CRICQUEVILLE-EN-BESSIN, France (AP) — World War II veterans and Sen. John Kerry are commemorating the D-Day landings in Normandy at an iconic and eroding cliff.
The visit is one of several events along the coast Monday marking 67 years since Allied forces landed on a swath of beaches in Nazi-occupied France. The June, 6, 1944, invasion and ensuing battle for Normandy helped change the course of the war.
Kerry and the veterans are visiting Pointe du Hoc, where elite U.S. Rangers scaled jagged cliffs in one of the most trying missions of the invasion.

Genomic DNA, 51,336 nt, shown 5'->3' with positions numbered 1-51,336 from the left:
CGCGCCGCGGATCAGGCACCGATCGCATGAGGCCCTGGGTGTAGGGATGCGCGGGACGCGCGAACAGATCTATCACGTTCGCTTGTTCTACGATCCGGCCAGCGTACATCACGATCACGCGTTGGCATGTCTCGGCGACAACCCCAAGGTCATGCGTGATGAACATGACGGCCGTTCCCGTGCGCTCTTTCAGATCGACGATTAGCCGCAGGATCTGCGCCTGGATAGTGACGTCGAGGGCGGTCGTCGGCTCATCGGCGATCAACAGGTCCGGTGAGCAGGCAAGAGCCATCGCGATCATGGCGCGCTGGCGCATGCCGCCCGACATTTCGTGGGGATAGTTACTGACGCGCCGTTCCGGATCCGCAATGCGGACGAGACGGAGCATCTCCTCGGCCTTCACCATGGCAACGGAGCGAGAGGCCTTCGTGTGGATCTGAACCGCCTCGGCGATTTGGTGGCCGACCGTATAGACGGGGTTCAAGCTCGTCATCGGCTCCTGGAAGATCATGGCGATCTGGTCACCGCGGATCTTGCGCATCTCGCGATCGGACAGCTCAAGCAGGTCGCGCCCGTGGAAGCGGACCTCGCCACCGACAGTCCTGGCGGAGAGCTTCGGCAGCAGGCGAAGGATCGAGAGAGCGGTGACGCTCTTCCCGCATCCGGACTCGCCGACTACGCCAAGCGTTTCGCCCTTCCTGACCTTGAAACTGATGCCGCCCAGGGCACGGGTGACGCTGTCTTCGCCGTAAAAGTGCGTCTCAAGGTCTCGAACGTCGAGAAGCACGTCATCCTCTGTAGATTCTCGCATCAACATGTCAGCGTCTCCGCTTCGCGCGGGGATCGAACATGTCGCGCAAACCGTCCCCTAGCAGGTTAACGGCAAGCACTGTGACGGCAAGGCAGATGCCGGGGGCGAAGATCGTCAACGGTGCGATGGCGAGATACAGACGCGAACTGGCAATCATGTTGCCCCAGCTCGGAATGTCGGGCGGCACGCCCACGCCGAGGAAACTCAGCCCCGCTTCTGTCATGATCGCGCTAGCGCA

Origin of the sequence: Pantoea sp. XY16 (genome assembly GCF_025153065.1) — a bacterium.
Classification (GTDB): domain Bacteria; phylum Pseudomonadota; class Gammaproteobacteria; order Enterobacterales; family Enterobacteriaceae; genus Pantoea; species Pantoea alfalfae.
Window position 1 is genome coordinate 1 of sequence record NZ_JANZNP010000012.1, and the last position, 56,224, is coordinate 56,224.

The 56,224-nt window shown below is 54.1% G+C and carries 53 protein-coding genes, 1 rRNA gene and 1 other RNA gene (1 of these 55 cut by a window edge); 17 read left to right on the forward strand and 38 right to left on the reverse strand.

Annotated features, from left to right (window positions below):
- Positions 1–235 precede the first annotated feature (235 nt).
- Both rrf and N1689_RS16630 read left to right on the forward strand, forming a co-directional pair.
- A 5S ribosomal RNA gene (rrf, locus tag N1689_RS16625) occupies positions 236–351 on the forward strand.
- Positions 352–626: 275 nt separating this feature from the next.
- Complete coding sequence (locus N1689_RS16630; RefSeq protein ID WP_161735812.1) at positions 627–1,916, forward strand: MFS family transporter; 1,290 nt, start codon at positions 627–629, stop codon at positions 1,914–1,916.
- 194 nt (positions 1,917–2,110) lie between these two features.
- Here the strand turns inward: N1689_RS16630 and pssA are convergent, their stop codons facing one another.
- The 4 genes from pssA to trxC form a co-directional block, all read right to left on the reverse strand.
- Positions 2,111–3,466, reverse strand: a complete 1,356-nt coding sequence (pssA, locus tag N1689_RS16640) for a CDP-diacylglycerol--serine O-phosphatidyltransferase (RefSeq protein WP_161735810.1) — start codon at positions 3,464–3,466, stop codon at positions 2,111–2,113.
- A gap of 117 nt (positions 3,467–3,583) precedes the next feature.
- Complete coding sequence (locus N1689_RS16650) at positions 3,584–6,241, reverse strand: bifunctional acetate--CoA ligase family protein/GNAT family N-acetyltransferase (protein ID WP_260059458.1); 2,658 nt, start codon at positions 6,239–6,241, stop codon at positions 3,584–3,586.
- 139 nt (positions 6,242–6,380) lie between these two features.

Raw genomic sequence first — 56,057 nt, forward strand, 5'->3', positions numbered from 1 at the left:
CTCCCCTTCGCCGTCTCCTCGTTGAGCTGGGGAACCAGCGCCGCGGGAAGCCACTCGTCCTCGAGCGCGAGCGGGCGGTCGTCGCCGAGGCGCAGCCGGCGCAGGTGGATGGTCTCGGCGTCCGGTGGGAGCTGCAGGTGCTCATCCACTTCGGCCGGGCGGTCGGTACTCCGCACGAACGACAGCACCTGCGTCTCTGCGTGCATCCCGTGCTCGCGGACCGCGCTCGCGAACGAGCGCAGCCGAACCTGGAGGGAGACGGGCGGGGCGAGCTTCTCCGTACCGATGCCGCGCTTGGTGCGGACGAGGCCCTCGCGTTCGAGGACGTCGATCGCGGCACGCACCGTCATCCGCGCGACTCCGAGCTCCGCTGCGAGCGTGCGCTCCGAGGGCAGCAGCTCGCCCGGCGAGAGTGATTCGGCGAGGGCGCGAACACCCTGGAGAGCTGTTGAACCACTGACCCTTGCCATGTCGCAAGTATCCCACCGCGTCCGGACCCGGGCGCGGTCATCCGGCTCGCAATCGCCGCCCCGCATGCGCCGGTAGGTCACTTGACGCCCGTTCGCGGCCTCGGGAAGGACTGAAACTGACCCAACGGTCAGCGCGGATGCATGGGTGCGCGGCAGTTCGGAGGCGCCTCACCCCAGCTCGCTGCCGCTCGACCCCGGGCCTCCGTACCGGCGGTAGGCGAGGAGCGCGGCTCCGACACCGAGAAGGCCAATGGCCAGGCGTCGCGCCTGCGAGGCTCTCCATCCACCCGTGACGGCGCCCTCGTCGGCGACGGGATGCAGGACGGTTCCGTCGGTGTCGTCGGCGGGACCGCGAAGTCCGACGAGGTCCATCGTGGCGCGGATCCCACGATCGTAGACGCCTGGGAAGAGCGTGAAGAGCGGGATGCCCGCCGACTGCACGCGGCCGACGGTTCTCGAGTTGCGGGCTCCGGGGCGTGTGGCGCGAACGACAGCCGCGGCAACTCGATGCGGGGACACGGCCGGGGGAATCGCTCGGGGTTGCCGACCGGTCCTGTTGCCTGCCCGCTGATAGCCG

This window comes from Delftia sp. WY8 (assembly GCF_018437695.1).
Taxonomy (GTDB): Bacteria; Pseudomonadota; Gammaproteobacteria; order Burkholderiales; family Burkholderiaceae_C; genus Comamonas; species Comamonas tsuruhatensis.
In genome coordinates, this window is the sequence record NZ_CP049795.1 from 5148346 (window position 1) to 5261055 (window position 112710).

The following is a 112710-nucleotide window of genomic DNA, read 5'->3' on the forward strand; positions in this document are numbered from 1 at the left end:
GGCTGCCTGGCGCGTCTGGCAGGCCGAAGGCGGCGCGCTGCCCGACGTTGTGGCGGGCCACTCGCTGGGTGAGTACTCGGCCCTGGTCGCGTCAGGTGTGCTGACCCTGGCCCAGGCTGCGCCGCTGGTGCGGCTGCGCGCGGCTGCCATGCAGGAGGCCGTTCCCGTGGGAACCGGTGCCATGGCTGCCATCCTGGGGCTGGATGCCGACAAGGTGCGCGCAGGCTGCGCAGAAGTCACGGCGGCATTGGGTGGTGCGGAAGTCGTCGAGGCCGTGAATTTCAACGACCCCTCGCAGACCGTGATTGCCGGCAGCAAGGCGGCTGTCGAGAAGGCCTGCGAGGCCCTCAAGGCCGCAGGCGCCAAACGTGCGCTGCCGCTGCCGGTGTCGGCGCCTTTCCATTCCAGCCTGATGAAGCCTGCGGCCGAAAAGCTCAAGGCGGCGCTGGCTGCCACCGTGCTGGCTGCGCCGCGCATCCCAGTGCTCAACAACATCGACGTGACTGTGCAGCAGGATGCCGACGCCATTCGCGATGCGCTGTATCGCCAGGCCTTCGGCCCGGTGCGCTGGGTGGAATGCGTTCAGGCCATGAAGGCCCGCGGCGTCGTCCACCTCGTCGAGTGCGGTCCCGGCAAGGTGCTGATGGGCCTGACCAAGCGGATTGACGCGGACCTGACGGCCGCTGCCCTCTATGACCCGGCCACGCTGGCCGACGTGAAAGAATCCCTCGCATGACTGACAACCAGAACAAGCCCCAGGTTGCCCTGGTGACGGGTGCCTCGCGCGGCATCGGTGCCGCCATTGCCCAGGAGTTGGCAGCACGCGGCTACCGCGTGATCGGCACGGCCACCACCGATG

The limestone and clay cliffs have eroded by 10 meters (33 feet) since D-Day. Pointe du Hoc reopened to the public in March after extensive restoration efforts, organized by the American Battle Monuments Commission. Some half a million people visit the site each year.